Recently, I settled an outstanding lawsuit against an owner of an alleged “service” dog that was brought into a national chain of steakhouses in Greater Atlanta. Nowadays, it is not surprising to see service dogs in retail stores, restaurants and other public spaces. For my earlier post regarding “service” dogs and dog bites, click here.
The backstory on our case is that the owner of the dog was on a trip from West Coast and passing through Georgia on her way to the East Coast with her friend. Along for the ride was a mixed breed large male dog that growled at the hostess on the way into the restaurant and again at the manager of the restaurant on the way out after the attack. Several other employees were also ready and willing to testify as what occurred after the dog bite. Upon deposition, it was clear that the owner of the dog was a difficult and angry person. There was no evidence available to indicate that the dog was involved in prior attacks/bites at people/animals prior to our claim.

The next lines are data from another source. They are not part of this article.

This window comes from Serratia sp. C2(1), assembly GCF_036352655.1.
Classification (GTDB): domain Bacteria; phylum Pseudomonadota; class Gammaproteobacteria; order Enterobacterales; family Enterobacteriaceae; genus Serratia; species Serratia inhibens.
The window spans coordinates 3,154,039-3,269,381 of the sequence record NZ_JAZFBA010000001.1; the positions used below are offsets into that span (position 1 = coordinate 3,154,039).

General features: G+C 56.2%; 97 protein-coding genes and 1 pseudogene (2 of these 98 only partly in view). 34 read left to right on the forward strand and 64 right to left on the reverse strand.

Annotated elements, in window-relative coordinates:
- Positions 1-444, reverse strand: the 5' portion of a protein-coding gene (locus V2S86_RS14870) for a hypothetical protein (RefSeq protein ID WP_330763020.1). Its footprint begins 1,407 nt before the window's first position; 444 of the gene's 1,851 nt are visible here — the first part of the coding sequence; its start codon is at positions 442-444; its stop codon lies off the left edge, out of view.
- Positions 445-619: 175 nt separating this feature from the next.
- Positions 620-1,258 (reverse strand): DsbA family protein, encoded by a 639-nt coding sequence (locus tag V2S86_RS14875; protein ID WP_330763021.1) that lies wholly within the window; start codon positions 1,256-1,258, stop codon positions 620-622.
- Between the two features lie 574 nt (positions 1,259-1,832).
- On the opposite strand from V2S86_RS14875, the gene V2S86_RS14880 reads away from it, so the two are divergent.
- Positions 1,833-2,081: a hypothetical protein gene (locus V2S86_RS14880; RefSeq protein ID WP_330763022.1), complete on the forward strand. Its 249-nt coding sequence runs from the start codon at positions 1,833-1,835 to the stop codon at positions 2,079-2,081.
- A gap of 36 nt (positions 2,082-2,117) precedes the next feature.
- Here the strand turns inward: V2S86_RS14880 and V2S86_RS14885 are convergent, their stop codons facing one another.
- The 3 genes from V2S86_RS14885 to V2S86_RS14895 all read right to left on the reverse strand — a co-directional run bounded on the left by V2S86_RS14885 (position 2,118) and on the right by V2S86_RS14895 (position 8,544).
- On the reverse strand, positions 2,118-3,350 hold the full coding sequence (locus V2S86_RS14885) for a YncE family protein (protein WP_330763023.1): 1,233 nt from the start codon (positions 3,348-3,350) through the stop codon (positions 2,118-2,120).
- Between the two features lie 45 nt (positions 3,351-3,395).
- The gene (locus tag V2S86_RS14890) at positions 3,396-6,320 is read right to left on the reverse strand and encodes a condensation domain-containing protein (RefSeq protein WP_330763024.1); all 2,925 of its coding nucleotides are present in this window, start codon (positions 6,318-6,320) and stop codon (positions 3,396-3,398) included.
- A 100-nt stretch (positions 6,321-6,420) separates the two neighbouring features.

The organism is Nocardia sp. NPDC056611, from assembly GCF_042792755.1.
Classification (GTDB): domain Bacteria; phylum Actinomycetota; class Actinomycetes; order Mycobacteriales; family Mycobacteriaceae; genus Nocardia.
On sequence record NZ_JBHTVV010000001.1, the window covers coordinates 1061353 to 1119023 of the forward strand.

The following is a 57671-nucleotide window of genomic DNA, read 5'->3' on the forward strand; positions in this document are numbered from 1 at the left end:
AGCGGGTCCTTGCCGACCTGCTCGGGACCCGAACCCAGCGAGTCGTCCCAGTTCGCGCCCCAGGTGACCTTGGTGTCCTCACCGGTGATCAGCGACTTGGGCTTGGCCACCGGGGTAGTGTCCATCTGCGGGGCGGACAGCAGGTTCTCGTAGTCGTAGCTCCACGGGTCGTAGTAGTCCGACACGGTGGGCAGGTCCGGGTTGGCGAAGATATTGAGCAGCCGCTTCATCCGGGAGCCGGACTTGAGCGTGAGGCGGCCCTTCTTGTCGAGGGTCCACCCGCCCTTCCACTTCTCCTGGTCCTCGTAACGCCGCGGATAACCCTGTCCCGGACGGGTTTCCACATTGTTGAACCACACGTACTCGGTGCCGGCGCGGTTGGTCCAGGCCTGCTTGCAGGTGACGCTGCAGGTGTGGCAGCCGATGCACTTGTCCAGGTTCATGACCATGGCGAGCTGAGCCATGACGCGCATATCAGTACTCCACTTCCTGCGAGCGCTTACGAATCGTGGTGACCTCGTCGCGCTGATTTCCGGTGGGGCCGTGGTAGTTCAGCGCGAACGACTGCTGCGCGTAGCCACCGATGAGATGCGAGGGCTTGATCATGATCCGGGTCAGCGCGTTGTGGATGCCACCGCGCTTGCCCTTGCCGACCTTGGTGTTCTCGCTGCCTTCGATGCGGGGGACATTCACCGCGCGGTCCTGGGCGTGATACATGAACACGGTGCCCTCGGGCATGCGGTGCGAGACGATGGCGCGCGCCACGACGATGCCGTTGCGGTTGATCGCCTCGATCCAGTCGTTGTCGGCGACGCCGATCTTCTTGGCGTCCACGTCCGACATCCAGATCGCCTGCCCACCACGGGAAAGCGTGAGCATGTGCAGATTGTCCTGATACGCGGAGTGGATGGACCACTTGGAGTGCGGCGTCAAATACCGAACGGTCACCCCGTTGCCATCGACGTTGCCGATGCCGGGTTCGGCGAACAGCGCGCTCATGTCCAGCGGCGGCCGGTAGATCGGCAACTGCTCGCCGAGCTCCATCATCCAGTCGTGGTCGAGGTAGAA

My client was a young server at the restaurant and did not ask the defendant whether or not her dog was an authentic and genuine “service” dog at the time of service pursuant to a mix of restaurant policy and nebulous law from a county/state perspective. What actually constitutes a “service” dog is still up for debate from a city/county/state/national analysis and there are no clearly enforced guidelines to steer individuals/businesses in this regard. In fact, anyone can do a Google search for a service dog vest for sale, buy it, and upon receipt place it on their dog with no questions asked. The defendant later admitted during discovery that the dog was not a trained “service” dog and only wore (and did not earn a service vest – most likely, to discourage prospective questions when she brought her dog into public places of accommodation/service.